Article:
The STRIX GTX 980 and STRIX GTX 970 come with GPU Tweak, an exclusive ASUS tool that enables users to squeeze the very best performance from their graphics card. GPU Tweak provides the ability to finely control GPU speeds, voltages and video memory clock speeds in real time, so overclocking is easy and can be carried out with high confidence.

GPU Tweak also includes a streaming tool that lets users share on-screen action over the internet in real time, meaning others can watch live as games are played. It is even possible to add a title to the streaming window along with scrolling text, pictures and webcam images.

AVAILABILITY & PRICING
ASUS STRIX GTX 980 and GTX 970 graphics cards will be available at ASUS authorized resellers and distributors starting on September 19, 2014. Suggested US MSRP pricing is $559 for the STRIX GTX 980 and $339 for the STRIX GTX 970.

Source: ASUS

Grand Theft Auto V on PC Has First Person Mode???

Subject: General Tech | September 22, 2014 - 05:59 PM |
Tagged: GTA5

gta5-lossantos.jpg

So... uh... this might happen. Apparently, there was a Google Cache posting of a Rockstar Games support page which claimed several new features for Grand Theft Auto V on the PC.

A brand new first person mode for vehicles that shows the interior of the vehicle, including working speedometers, tachometers, dash lights, and more

(...)

A brand new first person mode while on foot

The most weird part is that it was listed in a part of the page, unfortunately deleted from Google Cache, that seemed to list PC-exclusive features. That is, not exclusive to the re-release for PS4, Xbox One, and PC -- just exclusive to the PC. This is, of course, going by memory. I could have misread it the first time, before it was deleted.

Also, since no-one seems to have seen the page outside of Google Cache, it could have (somehow) been a faked injection. I can confirm that it existed on Google Cache from a Rockstar-owned URL, though. I've never heard of that happening before, but PC Gamer seems to have heard of it.

Hey, if that list was the reason for the delay, I'll take it, Rockstar. I don't approve of the other platforms getting an inferior experience without a technical reason, being a PC gamer for so long makes me empathetic, but maybe it will come to them. Often PC versions were cut down and delayed out of fear of development costs and piracy. Maybe, in this case, they took that time to make a better product. That would be novel.

Grand Theft Auto V for the PC is coming on January 27th, 2014 2015.

Source: PC Gamer

ECS "Design Your Own LIVA" Competition Is Almost Over!

Subject: General Tech, Systems | September 17, 2014 - 11:27 PM |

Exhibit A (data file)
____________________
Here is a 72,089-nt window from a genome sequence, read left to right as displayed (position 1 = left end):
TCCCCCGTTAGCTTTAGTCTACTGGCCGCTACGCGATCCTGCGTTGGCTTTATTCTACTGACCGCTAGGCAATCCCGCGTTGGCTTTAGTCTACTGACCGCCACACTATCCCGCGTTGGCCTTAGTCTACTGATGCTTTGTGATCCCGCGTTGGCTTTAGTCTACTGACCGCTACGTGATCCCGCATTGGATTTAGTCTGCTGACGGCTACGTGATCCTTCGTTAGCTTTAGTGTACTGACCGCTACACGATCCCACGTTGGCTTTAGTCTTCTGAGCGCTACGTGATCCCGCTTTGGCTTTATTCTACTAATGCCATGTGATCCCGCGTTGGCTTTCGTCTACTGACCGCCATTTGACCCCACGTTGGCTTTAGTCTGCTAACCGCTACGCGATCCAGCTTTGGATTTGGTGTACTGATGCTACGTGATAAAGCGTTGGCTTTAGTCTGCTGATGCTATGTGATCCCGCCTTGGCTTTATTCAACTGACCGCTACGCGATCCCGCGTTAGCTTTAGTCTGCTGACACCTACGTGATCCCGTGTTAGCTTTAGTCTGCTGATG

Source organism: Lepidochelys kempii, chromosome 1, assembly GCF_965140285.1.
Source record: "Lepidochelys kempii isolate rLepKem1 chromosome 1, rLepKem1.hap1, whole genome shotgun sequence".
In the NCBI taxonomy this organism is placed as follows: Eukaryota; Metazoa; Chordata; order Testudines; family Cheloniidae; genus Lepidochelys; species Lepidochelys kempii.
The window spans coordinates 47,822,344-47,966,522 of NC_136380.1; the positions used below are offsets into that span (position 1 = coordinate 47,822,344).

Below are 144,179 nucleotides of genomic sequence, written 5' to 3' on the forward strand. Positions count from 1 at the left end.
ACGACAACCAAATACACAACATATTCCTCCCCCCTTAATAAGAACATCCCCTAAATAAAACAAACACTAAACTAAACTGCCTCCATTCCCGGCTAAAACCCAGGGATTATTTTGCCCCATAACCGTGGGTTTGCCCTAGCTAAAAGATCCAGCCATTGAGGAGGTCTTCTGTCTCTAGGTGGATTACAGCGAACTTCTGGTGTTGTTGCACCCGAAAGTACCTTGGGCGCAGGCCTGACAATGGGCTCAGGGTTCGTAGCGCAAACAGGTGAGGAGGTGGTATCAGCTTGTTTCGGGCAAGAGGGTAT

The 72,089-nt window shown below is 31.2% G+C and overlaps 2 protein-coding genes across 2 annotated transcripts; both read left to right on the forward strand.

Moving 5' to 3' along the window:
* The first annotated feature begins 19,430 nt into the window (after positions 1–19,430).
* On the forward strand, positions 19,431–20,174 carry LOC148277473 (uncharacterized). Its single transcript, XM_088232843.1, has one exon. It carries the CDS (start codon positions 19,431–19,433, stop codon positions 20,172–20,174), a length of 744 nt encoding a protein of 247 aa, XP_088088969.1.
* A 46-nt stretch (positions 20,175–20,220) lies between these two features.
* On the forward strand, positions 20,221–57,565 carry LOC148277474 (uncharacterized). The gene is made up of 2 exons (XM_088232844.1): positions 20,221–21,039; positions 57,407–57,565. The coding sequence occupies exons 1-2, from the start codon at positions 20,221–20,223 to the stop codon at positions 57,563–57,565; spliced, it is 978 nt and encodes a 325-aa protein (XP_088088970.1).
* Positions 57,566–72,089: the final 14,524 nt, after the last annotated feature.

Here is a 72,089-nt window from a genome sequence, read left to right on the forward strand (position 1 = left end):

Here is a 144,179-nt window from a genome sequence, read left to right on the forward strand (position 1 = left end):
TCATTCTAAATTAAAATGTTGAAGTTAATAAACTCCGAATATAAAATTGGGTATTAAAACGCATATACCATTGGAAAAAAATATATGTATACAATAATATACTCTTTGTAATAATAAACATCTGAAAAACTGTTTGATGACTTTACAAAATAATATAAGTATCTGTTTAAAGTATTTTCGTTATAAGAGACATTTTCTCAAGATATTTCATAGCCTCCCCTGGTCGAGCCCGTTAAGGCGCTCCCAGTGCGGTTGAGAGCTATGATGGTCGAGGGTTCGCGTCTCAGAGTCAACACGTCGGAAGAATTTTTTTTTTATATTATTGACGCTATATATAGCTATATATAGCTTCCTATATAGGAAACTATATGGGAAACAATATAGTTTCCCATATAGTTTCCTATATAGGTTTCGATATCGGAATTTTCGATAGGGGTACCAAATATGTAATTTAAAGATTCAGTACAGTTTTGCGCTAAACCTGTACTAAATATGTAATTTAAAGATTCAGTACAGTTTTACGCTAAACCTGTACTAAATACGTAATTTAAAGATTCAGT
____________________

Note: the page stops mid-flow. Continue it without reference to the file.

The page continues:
Tagged: LIVA, ECS, case mods, case mod contest

ECS USA is holding a competition for North American users to design mods for the LIVA mini PC kit. The contest consists of three phases and round one, whose winners will advance to the second phase, ends on September 30th. If you want to enter in the contest, you will need to submit your first phase entry before then to be eligible for the second phase. Check out Morry's post for a second opinion.

ECS-Liva-Logo.png

What are the phases?

Round 1 (Ends September 30th): You will need to publish the "soft copy" of your design draft to Facebook. This will consist of six illustrations: Front, Rear, Left Side, Right Side, Top, and 45-degree 3D illustration. See the image below for an example. The top ten participants, based on Facebook likes, will be provided with a white LIVA mini PC kit to modify in Round 2.

ECS-LIVA-design-spec.png

Round 2 (Ends October 31st): The winners of Round 1 will, using the provided LIVA kits and your design draft, implement their customizations. Photographs of these modified cases will be sent to ECS (I assume by Facebook) for a team of judges to rank them first, second, third, or runner-up.

Round 3 (November 7th): Sit back, relax, and wait for the judges to select winners. The Champion will receive $1000 USD for their trouble, second place will get $500 USD, and third will get $300 USD. The honorable mentions will get various swags.

The contest is open to residents of the USA and Canada. Do it fast! It's less than two weeks and, as I understand it, the later you enter, the less time you will have to accumulate Facebook likes.

Source: ECS

IDF 2014 Storage Roundup - RAM and NVMe and IOPS! Oh my!

Subject: Storage, Shows and Expos | September 16, 2014 - 09:49 AM |
Tagged: ram, NVMe, IOPS, idf 2014, idf, ddr4, DDR

The Intel Developer Forum was last week, and there were many things to be seen for sure. Mixed in with all of the wearable and miniature technology news, there was a sprinkling of storage goodness. Kicking off the show, we saw new cold storage announcements from both HGST and Western Digital, but that was about it for HDD news, as the growing trend these days is with solid state storage technologies. I'll start with RAM:

First up was ADATA, who were showing off 64GB DDR3 (!) DIMMs:

DSC05446.JPG

Next up were various manufacturers pushing DDR4 technology quite far. First was SK Hynix's TSV 128GB DIMMs (covered in much greater depth last week):

DSC05415.JPG

Next up is Kingston, who were showing a server chassis equipped with 256GB of DDR4:

DSC05460.JPG

If you look closer at the stats, you'll note there is more RAM in this system than flash:

DSC05462.JPG

Next up is IDT, who were showing off their LRDIMM technology:

DSC05454.JPG

This technology adds special data buffers to the DIMM modules, enabling significantly higher amounts of installed RAM into a single system, with a 1-2 step de-rating of clock speeds as you take capacities to the far extremes. The above server has 768GB of DDR4 installed and running!:

DSC05455.JPG

Moving onto flash memory type stuff, Scott covered Intel's new 40 Gbit Ethernet technology last week. At IDF, Intel had a demo showing off some of the potential of these new faster links:

DSC05430.JPG